To accomplish this, Bozic says the industry needs to go beyond FMMOs to set a new foundation for success and trust between farmers and processors. Current markets driving milk outside the FMMO system point to a need for a standard set of “contracting principles” to build a more fair and equitable pricing system.
“The relationship between the producer and processor is more complicated. It’s no longer you ship me milk, I pay you for that milk and we’re done,” he said. “As we impose more requirements on dairy farmers, we also need to give the farmers some new rights that we have perhaps been taken for granted so far.”
Broader, deliberate change
Moderator Mike Austin says many dairy groups across the country have raised the topics of Class I movers and the make allowance in discussions around pricing reform.
“I use the metaphor that you need to change the oil in a vehicle every 5000 -7000 miles, but then every 100,000 miles you have to change the timing belt. Most of these other groups say we need to only change the oil. But what about the timing belt? If we want to take this car another 100,000 miles, just changing the oil won’t get us there.
“If we only change make allowances the way some groups would likely want us to, we would see the Class III price drop $1.00/cwt. That’s a lot of money. And for dairy farmers to accept such a change, they need to know that really is necessary and its the best possible reform package. In my mind, that’s a standalone issue,” said Bozic, stressing the need for a broad and open debate. “It needs to be part of a broader, deliberate change to give a new lease of life on federal orders and ensure fairness and contracting between producers and processors for the next decade.”
Edge has listed priorities that would achieve a workable solution for both farmers and milk processors:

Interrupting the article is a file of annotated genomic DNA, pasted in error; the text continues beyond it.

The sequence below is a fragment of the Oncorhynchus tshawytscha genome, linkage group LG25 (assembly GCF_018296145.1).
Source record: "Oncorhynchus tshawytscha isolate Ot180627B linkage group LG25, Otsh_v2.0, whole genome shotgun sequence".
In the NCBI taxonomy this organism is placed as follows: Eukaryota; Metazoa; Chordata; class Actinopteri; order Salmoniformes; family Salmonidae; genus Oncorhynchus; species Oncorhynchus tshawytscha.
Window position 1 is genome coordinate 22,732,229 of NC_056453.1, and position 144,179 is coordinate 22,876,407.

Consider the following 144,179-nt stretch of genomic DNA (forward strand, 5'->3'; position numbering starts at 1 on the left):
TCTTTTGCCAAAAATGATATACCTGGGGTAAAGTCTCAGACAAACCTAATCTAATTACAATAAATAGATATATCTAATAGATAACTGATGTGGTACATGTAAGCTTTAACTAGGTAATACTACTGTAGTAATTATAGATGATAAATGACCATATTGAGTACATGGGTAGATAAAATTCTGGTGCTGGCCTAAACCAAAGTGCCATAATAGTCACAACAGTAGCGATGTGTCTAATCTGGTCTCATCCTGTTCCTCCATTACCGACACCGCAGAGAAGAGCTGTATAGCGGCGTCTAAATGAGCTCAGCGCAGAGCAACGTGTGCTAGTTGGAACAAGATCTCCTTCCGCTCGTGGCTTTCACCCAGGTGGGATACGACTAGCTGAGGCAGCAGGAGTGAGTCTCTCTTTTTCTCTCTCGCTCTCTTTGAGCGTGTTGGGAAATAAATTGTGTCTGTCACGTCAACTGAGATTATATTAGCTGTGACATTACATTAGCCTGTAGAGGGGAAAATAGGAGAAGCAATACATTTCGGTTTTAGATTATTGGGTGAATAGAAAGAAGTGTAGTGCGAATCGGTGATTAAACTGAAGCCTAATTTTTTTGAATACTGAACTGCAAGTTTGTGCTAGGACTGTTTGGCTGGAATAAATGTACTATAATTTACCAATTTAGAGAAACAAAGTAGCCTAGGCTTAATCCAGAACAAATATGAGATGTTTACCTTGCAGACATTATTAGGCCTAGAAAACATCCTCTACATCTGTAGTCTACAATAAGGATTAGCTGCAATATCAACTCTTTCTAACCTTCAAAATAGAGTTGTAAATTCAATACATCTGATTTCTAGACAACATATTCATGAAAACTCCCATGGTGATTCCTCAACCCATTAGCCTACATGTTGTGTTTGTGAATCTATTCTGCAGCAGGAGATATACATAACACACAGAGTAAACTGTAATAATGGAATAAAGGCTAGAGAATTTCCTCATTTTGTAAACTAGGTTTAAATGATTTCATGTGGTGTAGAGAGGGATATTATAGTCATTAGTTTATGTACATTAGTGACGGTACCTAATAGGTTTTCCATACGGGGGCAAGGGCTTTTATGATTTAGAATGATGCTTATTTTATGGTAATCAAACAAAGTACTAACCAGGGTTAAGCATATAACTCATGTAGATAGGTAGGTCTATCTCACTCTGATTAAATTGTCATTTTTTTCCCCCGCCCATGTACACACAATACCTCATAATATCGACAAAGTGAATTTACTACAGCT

-A more flexible system that gives each federal order the authority to operate its milkshed in a way that is sensible for that order.
-A standard set of “contracting principles” to make the pricing system more fair and equitable and strengthen trust between farmers and processors.
Eliminate the federal order?
In the event the industry would eliminate the FMMO system, Bozic says Edge has the only fully developed proposal to address a “world like that”.
“Presently, anytime a processor depools, those federal orders do not exist for the farmer that is depooled. There is nothing at that point in time anymore that would ensure fair treatment of the producer, and sometimes there isn’t even a written contract between a producer and processor that would govern those situations,” he said. “So, depooling is an example of federal orders going away before our very eyes, bit by bit, month by month.”
He said Edge’s proposal will address situations where a processor is depooled or when federal orders “just go away”.
While the plan represents building blocks for a new structure, both Bozic and Davis says there is much to be discussed among many stakeholders including national groups representing processors, cooperatives and producers.
“We will need to have a national dialogue, and that the ideal of consensus is a noble one. And I hope it can be reached,” Bozic said.
Before any proposal can be implemented, Davis says there are some legislative hurdles to clear.
“The ‘Fairness in Contracting’ would need to become federal legislations, either in the Farm Bill or some other form,” he said. “The ‘Flexibility of Orders’ is really just a sentence or two that can be added to the enabling statute that underpins federal orders. And then all the nitty-gritty details can be figured out later at a hearing. But without that language in the federal statutes, our hands are tied. Even if USDA wanted to implement everything that Edge has proposed, they just don’t have the authority under the current federal statute.”
While Davis has been on both sides of the processor/producer coin, he understands that in order to make progress it will take stakeholders on both sides of the transaction to listen and learn from one another and understand the potential challenges they face.